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> DATA Report 2007

"After slow start, faster pace needed or G8 Africa targets will be missed." - DATA provides road map with specific sums each country must contribute next year to get back on track


Last year, Live 8 helped build one of the largest civil movements in history. Millions lobbied the G8 to make poverty history, and the G8 leaders responded by announcing an ambitious plan to accelerate Africa's economic development and help save millions of lives. One year on, a report by DATA (Debt AIDS Trade Africa) has found that G8 progress on meeting those commitments is painfully slow, proceeding at best at half-pace. The DATA Report, published 29 June 2006, for the first time, will monitor G8 progress annually until the promises made at Gleneagles are kept. It is not only a report card on 2005, but a road map forward to 2007 and beyond to 2010.

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Live 8-Konzert in Berlin

Quote Edit

Jamie Drummond, Executive Director of DATA: "The G8 strode forward down the promised path on debt, but have shuffled with a halting half-pace on aid, while falling backwards on trade. The campaigners around the world who got the G8 close to the right path in the first place must now encourage them to accelerate down it. After a slow start in 2005 a faster pace is now needed or the G8 Africa targets will be missed." "This debt-aid-trade package of policy promises isn't a menu to pick and choose from; it’s a trinity that must be delivered together or no one goes as far. Debt cancellation needs assistance needs trade if we are to truly help Africa beat AIDS and extreme poverty. "Above all, this report shows that G8 assistance is saving lives in Africa at a faster rate than before, which would make any slackening off the pace even more inexplicable and inexcusable. This stuff works. Campaigning works, aid works, so let's do more of it. The DATA Report offers a map from St Petersburg to the G8 summit in Heiligendamm, and beyond to the 2010 deadline and the World Cup in South Africa."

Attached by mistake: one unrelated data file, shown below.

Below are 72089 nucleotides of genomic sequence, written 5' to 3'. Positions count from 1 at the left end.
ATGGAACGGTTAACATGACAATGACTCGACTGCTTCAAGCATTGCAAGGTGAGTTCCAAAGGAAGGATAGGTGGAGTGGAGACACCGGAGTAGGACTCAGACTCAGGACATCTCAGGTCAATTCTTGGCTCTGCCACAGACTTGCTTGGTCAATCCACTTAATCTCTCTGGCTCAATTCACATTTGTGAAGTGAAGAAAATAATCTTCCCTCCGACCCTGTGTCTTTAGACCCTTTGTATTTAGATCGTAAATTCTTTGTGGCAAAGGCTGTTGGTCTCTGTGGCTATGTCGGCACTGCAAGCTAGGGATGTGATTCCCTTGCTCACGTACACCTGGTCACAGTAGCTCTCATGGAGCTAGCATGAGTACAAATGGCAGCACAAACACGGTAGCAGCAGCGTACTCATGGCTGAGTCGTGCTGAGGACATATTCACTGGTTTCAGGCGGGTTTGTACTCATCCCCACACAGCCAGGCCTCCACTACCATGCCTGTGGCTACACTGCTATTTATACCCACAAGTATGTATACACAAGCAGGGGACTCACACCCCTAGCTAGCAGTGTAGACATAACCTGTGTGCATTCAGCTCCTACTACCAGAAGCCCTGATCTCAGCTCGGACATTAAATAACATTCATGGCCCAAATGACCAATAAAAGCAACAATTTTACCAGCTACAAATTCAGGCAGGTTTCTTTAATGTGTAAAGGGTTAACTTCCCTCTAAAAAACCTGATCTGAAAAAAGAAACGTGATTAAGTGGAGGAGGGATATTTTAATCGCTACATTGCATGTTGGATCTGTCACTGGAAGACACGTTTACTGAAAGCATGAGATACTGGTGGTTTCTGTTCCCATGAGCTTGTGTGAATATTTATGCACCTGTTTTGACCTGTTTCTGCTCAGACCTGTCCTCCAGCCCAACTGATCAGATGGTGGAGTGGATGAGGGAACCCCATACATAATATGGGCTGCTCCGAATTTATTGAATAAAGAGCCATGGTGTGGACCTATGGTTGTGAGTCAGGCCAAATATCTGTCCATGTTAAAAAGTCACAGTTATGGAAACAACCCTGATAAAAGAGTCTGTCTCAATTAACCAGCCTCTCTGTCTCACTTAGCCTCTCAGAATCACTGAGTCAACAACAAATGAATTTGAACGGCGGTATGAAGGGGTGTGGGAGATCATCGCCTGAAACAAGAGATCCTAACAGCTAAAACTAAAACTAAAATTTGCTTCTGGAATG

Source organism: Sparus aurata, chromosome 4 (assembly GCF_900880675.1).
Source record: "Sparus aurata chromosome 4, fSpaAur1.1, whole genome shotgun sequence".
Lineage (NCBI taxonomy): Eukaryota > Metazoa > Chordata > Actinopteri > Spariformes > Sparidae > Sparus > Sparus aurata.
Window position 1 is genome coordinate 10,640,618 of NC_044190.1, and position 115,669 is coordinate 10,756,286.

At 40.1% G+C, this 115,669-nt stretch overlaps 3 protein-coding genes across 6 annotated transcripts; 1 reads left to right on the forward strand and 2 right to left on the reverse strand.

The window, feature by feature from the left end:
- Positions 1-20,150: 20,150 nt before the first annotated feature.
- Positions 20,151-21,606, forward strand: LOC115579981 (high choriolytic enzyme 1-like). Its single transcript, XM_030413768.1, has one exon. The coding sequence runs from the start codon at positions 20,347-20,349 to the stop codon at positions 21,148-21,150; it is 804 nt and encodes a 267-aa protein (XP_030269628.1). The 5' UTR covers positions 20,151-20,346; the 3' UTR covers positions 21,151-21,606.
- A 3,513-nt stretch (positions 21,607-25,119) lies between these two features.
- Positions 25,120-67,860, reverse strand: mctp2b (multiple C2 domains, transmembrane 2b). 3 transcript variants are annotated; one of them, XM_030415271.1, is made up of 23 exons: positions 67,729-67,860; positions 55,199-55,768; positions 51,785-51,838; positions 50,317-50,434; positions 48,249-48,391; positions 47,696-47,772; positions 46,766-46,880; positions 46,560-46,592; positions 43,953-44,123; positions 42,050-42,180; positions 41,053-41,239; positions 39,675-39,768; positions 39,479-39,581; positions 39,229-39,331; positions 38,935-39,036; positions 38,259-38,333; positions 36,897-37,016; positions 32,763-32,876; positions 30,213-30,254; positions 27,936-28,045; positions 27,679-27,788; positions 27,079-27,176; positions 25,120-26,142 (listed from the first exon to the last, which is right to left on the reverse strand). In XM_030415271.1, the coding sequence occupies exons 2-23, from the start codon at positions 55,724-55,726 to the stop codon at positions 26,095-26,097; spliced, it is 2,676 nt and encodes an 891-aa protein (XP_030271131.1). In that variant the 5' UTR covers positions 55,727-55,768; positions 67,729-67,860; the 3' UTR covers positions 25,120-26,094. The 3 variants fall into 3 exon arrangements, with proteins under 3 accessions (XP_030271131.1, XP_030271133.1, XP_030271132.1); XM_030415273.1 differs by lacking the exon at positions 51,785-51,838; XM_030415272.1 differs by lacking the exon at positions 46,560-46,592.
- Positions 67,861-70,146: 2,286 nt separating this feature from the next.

Debt Edit

There is good news on debt cancellation - the G8 are on track to meet their commitments. 19 of the world’s poorest countries, 14 of them in Africa, have already had their multilateral debts cancelled with immediate and tangible benefits with a total of 44 ultimately eligible. Debt relief is already making a difference. In Zambia, user fees have been abolished for basic healthcare and the newly freed up resources are being used to pay thousands more doctors, nurses and teachers. In Tanzania, money is being used to import free or heavily subsidised food for 3.7 million people at risk of hunger due to drought.

Trade Edit

On getting a world trade deal that is good for African development, the G8 are not just off track – they’ve stepped backwards. The Doha development round of negotiations are on the verge of complete collapse. Ministerial talks beginning today in Geneva rekindle hopes of a pro-poor deal, but to date there has been a paucity of political ambition, no sense of urgency and no focus on Africa to the round so far.

Development assistance Edit

The picture presented by donors through their own aid reporting is incredibly murky - routine inflation of the figures by counting debt relief makes it hard for the true trend to be identified. Figures uncovered by DATA suggest the G8 spent an extra $1.6 billion on Africa in 2005, while to be on track to meet their 2010 commitments, they must collectively increase development assistance to Africa by $3.9 billion (£2.14b) in 2006, and each year thereafter. To be on track, all donors - G8 and non-G8 combined - must increase their aid to Africa by $5 billion a year for the next 5 years. France is the only G8 country on track to meet 2010 development assistance goals (although opaque reporting systems mean that it is unclear how much of this is non- Nigerian debt relief or real aid flows). The USA, United Kingdom and Italy increased aid to Africa in 2005 but need to do more, while Germany flatlined and Canada actually decreased aid to Africa in 2005. Data on Japanese aid to Africa in 2005 was not available.

HIV/AIDS Edit